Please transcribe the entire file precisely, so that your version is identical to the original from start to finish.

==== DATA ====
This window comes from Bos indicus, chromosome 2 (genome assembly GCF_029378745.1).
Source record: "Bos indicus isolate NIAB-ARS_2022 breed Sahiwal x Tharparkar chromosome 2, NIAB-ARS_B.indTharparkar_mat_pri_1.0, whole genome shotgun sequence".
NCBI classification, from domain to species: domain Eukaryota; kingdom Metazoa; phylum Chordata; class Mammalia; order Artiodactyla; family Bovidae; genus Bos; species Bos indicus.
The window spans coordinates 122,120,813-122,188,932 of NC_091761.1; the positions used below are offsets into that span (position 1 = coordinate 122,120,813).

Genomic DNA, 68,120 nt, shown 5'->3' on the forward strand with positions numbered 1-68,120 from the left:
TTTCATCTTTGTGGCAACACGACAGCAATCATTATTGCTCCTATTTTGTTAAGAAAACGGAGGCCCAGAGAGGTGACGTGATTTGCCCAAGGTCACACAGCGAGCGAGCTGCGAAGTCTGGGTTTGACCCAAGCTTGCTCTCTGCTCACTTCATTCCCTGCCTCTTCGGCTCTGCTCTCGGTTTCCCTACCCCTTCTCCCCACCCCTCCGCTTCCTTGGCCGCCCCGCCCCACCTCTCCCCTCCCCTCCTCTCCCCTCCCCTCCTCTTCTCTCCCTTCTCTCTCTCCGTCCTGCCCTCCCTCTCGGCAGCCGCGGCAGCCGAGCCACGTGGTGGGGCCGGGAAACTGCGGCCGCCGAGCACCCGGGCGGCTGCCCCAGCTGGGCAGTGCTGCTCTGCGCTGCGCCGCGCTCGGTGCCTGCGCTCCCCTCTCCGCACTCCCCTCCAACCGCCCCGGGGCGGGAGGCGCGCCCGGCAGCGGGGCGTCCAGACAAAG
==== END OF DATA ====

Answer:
This window comes from Bos indicus, chromosome 2 (genome assembly GCF_029378745.1).
Source record: "Bos indicus isolate NIAB-ARS_2022 breed Sahiwal x Tharparkar chromosome 2, NIAB-ARS_B.indTharparkar_mat_pri_1.0, whole genome shotgun sequence".
NCBI classification, from domain to species: domain Eukaryota; kingdom Metazoa; phylum Chordata; class Mammalia; order Artiodactyla; family Bovidae; genus Bos; species Bos indicus.
The window spans coordinates 122,120,813-122,188,932 of NC_091761.1; the positions used below are offsets into that span (position 1 = coordinate 122,120,813).

Genomic DNA, 68,120 nt, shown 5'->3' on the forward strand with positions numbered 1-68,120 from the left:
TTTCATCTTTGTGGCAACACGACAGCAATCATTATTGCTCCTATTTTGTTAAGAAAACGGAGGCCCAGAGAGGTGACGTGATTTGCCCAAGGTCACACAGCGAGCGAGCTGCGAAGTCTGGGTTTGACCCAAGCTTGCTCTCTGCTCACTTCATTCCCTGCCTCTTCGGCTCTGCTCTCGGTTTCCCTACCCCTTCTCCCCACCCCTCCGCTTCCTTGGCCGCCCCGCCCCACCTCTCCCCTCCCCTCCTCTCCCCTCCCCTCCTCTTCTCTCCCTTCTCTCTCTCCGTCCTGCCCTCCCTCTCGGCAGCCGCGGCAGCCGAGCCACGTGGTGGGGCCGGGAAACTGCGGCCGCCGAGCACCCGGGCGGCTGCCCCAGCTGGGCAGTGCTGCTCTGCGCTGCGCCGCGCTCGGTGCCTGCGCTCCCCTCTCCGCACTCCCCTCCAACCGCCCCGGGGCGGGAGGCGCGCCCGGCAGCGGGGCGTCCAGACAAAG